BMW content series shines a light on sustainability

Who: BMW, with Media Experts, Performance Art and CBC.

What: “Forces of Nature,” a six-part sponsored content series profiling sustainable technology innovators that is hosted by Dragons’ Den star Michele Romanow.

When & Where: The series launched late last month, with a new episode released each week. The short films can be viewed on CBC’s streaming platform Gem, and on YouTube.

Why: When it comes to the big car companies and the environment, most of the conversation is about electric vehicles. But BMW feels it has a bigger story to tell about its efforts to make the manufacturing process itself more sustainable—from the energy that powers its production plants, to the materials it sources for parts, and the recycling efforts at all stages of the process.

BMW was named the most sustainable automotive company in the world according to the Dow Jones Sustainability Indices, said Jonathan Thomson, director, BMW brand management. “The ability to have a USP in the marketplace—like we have with sustainability—for us it’s something that’s worth talking about.”

But rather than just tell its own story—“It would be a little one dimensional,” said Thomson—BMW wanted to help support and share the story of other small businesses and entrepreneurs similarly committed to sustainability. “It felt like the perfect marriage of what we’re proud of in the work that we’re doing, but creating a more interesting message for this content piece.”

How: Each of the episodes—which range in length from 7:42 to 9:44—profiles one of the six entrepreneurs. At the CBC site and on Gem and YouTube, the content is listed as paid content and starts with a super that explains why BMW produced the series: “BMW’s mission is to be the world’s most sustainable automotive manufacturer and they’re finding and showcasing similar sustainable endeavours globally.”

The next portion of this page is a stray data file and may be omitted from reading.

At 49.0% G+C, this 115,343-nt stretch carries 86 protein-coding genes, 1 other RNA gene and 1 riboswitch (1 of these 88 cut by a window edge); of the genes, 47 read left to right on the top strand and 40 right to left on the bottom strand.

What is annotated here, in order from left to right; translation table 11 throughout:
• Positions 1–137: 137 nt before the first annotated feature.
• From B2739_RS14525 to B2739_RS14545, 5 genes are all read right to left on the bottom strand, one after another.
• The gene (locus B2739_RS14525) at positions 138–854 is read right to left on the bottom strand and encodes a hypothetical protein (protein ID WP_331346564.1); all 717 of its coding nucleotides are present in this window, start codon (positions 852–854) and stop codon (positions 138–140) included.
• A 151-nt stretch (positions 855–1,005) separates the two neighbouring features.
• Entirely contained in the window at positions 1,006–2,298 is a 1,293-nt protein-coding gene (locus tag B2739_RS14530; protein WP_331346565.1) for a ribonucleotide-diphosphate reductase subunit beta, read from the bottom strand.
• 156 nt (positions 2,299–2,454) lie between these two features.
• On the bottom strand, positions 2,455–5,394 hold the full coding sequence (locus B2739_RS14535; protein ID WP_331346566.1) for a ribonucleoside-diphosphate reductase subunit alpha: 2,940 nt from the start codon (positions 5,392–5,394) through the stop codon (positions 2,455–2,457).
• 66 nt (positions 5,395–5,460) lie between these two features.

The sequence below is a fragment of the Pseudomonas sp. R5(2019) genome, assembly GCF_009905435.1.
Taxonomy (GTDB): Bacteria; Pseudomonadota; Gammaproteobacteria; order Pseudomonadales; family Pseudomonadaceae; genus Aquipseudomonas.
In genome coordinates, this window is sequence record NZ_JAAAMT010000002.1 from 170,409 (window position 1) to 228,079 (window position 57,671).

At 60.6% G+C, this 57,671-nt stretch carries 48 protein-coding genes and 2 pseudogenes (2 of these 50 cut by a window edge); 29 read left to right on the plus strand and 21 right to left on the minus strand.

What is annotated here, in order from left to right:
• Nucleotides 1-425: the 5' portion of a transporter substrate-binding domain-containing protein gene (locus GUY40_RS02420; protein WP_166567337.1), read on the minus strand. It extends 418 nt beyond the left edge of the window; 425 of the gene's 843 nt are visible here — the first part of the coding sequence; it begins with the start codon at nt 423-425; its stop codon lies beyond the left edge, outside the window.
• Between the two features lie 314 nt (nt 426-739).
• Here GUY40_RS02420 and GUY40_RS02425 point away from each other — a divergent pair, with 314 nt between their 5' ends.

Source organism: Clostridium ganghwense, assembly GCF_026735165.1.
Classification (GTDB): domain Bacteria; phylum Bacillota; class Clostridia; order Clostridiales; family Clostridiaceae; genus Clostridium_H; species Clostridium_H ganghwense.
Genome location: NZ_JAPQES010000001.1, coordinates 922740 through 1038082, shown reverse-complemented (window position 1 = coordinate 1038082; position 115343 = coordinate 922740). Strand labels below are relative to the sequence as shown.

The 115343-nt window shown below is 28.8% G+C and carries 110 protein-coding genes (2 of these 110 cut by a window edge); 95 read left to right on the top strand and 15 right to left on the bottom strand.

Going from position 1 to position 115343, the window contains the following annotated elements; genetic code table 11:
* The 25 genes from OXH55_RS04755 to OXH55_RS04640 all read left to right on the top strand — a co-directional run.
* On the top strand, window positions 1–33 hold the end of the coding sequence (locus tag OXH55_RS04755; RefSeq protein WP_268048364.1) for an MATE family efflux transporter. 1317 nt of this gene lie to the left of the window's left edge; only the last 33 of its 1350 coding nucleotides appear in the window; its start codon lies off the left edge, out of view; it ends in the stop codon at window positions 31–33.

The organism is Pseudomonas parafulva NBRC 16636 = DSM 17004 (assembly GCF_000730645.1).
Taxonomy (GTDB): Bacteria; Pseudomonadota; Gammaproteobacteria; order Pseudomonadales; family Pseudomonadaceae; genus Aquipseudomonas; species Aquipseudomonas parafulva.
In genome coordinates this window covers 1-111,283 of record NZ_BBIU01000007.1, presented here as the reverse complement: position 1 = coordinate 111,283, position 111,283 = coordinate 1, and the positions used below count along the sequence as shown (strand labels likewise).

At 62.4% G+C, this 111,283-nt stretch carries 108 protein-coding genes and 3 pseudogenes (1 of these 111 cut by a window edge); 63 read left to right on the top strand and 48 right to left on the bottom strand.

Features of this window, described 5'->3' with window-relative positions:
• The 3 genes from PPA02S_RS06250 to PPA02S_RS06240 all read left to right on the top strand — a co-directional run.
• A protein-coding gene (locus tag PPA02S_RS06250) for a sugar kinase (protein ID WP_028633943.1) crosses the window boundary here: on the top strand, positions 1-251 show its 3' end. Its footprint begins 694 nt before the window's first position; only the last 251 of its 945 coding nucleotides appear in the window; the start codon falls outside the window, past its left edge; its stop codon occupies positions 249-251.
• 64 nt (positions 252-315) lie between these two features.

Early in each episode, Romanow gets into the BMW electric iX xDrive50, and introduces the people being profiled. They include the founders of drone reforestation company Flash Forest, who believe we must plant more trees to tackle Co2 emissions. Another profile is of former Navy Commander Mike Williamson, who is trying to grow seaweed more sustainably, and creating better supply chains for this ecologically significant crop.

Towards the end of each episode Romanow returns to spell out the connection between the entrepreneurs and BMW’s own efforts to be more sustainable.

“Flash Forests’ innovative tree planting technology is trying to reverse the impact of carbon emissions, and BMW has redesigned their business to lower their emissions,” she says.

In the episode about seaweed, she explains that sourcing sustainable materials is key to a healthy supply chain. “Just like how Mike is taking on the supply chain of seaweed, BMW has redesigned their supply chain to better source raw materials that go into electric vehicles like cobalt in a more environmentally friendly way,” she ays.

Other topics covered in future episodes include renewable energy, sustainable materials, the circular economy, and innovative technology.

David Brown